Book Image

Learn Blender Simulations the Right Way

By : Stephen Pearson
2 (2)
Book Image

Learn Blender Simulations the Right Way

2 (2)
By: Stephen Pearson

Overview of this book

Blender is a free, open source 3D software that allows you to create stunning visual graphics, animation, VFX, and much more! This book is an in-depth guide to creating realistic and eye-catching simulations, understanding the various settings and options around their creation, and learning how to troubleshoot solutions to your own Blender problems. In addition, this book can also be used to simulate the behavior of certain physics effects, such as fire, fluid, soft bodies, and rigid bodies. You’ll learn how to use Mantaflow, an open source framework within Blender software, to create fire, smoke, and fluid simulations. As you progress, you’ll understand how to easily produce satisfying rigid and soft body simulations, along with cloth simulations. Finally, you’ll use Dynamic Paint, Blender’s modifier, and the physics system to create eye-catching animations. By the end of this Blender book, you’ll have created a number of animations on your own, such as a campfire, waterfalls, and explosions. You’ll also have gained a deeper understanding of all the simulation options in Blender, which you can use to create portfolio-ready animations.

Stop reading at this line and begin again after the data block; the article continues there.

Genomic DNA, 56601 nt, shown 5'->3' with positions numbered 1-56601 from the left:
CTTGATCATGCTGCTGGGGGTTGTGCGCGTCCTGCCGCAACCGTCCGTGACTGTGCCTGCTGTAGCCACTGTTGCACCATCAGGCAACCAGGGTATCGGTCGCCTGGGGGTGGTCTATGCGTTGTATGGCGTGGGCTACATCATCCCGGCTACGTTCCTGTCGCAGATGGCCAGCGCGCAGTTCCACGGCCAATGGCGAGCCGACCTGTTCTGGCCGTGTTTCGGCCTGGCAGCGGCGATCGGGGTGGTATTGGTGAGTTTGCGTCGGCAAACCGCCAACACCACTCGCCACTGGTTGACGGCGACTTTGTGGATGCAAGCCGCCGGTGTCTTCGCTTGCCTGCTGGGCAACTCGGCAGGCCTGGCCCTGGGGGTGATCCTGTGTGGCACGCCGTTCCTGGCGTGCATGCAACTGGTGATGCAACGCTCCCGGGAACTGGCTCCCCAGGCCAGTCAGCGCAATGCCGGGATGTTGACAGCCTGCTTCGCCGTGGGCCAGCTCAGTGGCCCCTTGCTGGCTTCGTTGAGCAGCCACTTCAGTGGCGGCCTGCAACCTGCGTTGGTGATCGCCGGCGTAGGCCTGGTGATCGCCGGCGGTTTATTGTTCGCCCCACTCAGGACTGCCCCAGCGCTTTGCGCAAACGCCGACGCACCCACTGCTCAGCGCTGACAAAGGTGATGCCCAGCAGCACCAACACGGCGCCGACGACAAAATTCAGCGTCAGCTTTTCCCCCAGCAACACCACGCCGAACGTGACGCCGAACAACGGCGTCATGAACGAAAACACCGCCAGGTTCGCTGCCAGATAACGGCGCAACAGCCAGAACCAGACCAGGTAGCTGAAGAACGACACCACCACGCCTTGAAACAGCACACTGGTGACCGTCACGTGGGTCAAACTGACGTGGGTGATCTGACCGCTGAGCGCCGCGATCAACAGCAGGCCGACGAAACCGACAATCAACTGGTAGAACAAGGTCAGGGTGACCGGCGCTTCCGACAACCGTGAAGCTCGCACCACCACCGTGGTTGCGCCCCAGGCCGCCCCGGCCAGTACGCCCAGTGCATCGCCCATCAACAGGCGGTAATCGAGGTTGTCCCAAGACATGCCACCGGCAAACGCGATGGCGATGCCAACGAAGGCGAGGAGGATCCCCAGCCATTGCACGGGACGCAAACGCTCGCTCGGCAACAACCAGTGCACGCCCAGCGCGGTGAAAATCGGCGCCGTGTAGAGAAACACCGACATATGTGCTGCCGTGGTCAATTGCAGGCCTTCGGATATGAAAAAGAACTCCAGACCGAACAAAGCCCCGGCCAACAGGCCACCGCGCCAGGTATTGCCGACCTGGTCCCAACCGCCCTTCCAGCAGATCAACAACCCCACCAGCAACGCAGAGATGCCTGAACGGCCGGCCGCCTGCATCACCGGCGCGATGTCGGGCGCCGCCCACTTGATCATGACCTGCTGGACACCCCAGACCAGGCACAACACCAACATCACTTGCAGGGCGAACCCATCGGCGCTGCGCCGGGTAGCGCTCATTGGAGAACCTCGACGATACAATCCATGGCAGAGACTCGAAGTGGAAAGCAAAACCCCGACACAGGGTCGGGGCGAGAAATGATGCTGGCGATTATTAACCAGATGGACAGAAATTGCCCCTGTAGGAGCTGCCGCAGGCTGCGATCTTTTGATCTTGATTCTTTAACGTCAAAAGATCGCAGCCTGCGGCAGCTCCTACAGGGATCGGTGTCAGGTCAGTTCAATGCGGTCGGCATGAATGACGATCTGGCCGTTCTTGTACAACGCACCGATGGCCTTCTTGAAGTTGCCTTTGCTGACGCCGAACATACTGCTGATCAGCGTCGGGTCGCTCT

Table of Contents (21 chapters)
Part 1: Using Mantaflow for Fire, Smoke, and Fluids
Part 2: Simulating Physics with Soft Bodies and Cloth
Part 3: Diving into Rigid Bodies
Part 4: Understanding Dynamic Paint in Blender

Rendering animations

Everything is now set up, and we are now ready to render the waterfall animation! Whenever you render any type of animation in Blender, you should always export it as an image sequence and not a movie file.

The reason for this is that if you are rendering the animation into an MP4 file and for some reason Blender crashes or something happens, the file could get corrupted, and you would have to re-render the entire thing. Rendering as an image sequence allows you to stop the render at any point without having to worry about restarting or something getting corrupted.

Once the animation has finished rendering, you can then import all those images and turn them into a movie file. Let’s get started, as follows:

  1. Head over to the Output panel and choose a folder where you want the image sequence to render. View the following screenshot:
Figure 4.26 – Output

Figure 4.26 – Output

  1. Once a folder has been set, head up to Render...